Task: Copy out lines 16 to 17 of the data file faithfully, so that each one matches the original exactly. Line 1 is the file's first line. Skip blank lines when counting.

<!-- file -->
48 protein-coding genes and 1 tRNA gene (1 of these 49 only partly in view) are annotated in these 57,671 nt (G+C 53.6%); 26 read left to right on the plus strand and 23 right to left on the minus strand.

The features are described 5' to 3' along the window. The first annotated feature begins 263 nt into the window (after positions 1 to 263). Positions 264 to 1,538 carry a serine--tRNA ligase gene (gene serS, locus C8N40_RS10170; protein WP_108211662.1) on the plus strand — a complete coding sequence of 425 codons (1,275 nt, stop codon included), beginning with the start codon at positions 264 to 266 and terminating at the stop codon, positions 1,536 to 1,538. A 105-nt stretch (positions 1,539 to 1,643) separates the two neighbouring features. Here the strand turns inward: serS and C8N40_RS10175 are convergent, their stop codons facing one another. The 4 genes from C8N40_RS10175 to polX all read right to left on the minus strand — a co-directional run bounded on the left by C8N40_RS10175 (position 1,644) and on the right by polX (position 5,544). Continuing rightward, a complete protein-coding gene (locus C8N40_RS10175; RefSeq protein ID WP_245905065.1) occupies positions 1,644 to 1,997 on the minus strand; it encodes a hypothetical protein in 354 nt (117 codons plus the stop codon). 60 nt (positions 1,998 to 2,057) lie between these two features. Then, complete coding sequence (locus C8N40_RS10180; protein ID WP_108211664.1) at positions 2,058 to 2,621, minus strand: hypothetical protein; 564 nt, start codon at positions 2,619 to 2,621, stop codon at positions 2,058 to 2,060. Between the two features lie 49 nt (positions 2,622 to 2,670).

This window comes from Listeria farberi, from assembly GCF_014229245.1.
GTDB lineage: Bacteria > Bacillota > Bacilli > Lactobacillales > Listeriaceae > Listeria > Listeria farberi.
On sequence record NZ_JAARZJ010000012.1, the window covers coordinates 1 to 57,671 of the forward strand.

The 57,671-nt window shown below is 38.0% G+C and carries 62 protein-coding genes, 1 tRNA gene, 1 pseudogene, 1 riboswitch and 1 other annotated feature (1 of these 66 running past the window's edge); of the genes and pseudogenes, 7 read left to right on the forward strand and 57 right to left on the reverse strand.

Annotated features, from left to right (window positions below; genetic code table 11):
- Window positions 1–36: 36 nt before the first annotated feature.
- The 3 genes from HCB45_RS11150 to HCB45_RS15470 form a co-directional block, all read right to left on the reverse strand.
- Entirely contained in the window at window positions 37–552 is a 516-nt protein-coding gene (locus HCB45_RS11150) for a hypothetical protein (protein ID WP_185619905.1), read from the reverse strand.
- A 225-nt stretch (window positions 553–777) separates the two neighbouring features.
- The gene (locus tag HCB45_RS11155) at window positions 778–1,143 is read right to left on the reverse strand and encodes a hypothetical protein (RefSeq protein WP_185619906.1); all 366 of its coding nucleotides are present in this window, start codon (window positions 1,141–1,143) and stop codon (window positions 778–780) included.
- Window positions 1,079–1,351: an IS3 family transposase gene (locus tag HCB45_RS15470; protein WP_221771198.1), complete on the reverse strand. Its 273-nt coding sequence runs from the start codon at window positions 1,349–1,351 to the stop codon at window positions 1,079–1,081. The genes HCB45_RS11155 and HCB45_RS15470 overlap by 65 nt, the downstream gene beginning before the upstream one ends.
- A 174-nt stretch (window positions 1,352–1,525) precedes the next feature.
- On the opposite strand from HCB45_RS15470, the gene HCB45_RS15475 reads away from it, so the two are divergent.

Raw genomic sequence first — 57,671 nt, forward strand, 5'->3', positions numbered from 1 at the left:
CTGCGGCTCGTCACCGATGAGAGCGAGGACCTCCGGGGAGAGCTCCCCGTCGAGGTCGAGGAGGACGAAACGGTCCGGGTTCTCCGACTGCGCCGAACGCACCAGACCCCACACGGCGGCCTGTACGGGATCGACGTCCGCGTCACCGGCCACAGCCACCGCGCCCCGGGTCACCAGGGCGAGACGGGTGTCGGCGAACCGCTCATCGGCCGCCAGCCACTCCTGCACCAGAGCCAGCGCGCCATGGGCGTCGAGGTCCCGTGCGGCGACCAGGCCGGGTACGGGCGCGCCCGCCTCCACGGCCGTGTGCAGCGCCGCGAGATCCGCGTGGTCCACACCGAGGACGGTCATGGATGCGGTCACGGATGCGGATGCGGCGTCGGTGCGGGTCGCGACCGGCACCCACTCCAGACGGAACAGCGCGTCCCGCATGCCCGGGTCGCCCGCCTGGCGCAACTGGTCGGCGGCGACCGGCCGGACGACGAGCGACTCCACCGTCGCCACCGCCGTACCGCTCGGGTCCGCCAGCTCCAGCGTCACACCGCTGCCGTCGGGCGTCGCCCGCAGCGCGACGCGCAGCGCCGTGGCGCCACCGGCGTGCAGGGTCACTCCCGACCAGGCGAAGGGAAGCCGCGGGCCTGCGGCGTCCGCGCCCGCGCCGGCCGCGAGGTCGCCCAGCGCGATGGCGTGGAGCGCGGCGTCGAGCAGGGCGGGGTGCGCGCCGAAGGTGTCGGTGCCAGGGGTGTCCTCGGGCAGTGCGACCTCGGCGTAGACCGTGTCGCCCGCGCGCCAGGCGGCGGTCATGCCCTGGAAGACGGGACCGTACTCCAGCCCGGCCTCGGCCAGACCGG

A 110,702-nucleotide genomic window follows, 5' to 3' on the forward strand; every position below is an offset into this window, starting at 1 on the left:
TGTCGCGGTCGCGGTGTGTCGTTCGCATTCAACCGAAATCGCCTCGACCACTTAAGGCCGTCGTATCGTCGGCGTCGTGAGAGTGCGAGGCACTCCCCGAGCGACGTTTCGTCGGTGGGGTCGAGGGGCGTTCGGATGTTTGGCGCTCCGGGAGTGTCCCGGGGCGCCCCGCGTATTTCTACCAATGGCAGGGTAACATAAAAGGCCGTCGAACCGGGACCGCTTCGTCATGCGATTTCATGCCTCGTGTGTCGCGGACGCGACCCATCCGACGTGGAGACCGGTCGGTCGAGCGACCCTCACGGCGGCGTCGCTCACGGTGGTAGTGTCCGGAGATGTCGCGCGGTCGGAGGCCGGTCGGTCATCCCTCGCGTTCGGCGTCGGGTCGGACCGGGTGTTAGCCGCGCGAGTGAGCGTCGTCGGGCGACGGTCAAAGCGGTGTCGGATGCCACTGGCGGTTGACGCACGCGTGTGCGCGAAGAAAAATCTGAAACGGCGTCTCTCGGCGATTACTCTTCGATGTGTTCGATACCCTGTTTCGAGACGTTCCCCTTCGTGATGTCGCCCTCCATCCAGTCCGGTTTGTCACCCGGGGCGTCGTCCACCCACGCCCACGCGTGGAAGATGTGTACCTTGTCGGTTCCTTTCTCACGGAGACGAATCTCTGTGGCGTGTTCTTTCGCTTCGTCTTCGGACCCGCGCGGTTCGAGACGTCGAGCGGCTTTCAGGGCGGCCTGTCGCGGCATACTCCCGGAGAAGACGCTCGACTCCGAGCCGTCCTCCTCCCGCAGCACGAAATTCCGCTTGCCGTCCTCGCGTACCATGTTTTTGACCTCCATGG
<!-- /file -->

Raw genomic sequence first — 57,671 nt, forward strand, 5'->3', positions numbered from 1 at the left:
CTGCGGCTCGTCACCGATGAGAGCGAGGACCTCCGGGGAGAGCTCCCCGTCGAGGTCGAGGAGGACGAAACGGTCCGGGTTCTCCGACTGCGCCGAACGCACCAGACCCCACACGGCGGCCTGTACGGGATCGACGTCCGCGTCACCGGCCACAGCCACCGCGCCCCGGGTCACCAGGGCGAGACGGGTGTCGGCGAACCGCTCATCGGCCGCCAGCCACTCCTGCACCAGAGCCAGCGCGCCATGGGCGTCGAGGTCCCGTGCGGCGACCAGGCCGGGTACGGGCGCGCCCGCCTCCACGGCCGTGTGCAGCGCCGCGAGATCCGCGTGGTCCACACCGAGGACGGTCATGGATGCGGTCACGGATGCGGATGCGGCGTCGGTGCGGGTCGCGACCGGCACCCACTCCAGACGGAACAGCGCGTCCCGCATGCCCGGGTCGCCCGCCTGGCGCAACTGGTCGGCGGCGACCGGCCGGACGACGAGCGACTCCACCGTCGCCACCGCCGTACCGCTCGGGTCCGCCAGCTCCAGCGTCACACCGCTGCCGTCGGGCGTCGCCCGCAGCGCGACGCGCAGCGCCGTGGCGCCACCGGCGTGCAGGGTCACTCCCGACCAGGCGAAGGGAAGCCGCGGGCCTGCGGCGTCCGCGCCCGCGCCGGCCGCGAGGTCGCCCAGCGCGATGGCGTGGAGCGCGGCGTCGAGCAGGGCGGGGTGCGCGCCGAAGGTGTCGGTGCCAGGGGTGTCCTCGGGCAGTGCGACCTCGGCGTAGACCGTGTCGCCCGCGCGCCAGGCGGCGGTCATGCCCTGGAAGACGGGACCGTACTCCAGCCCGGCCTCGGCCAGACCGG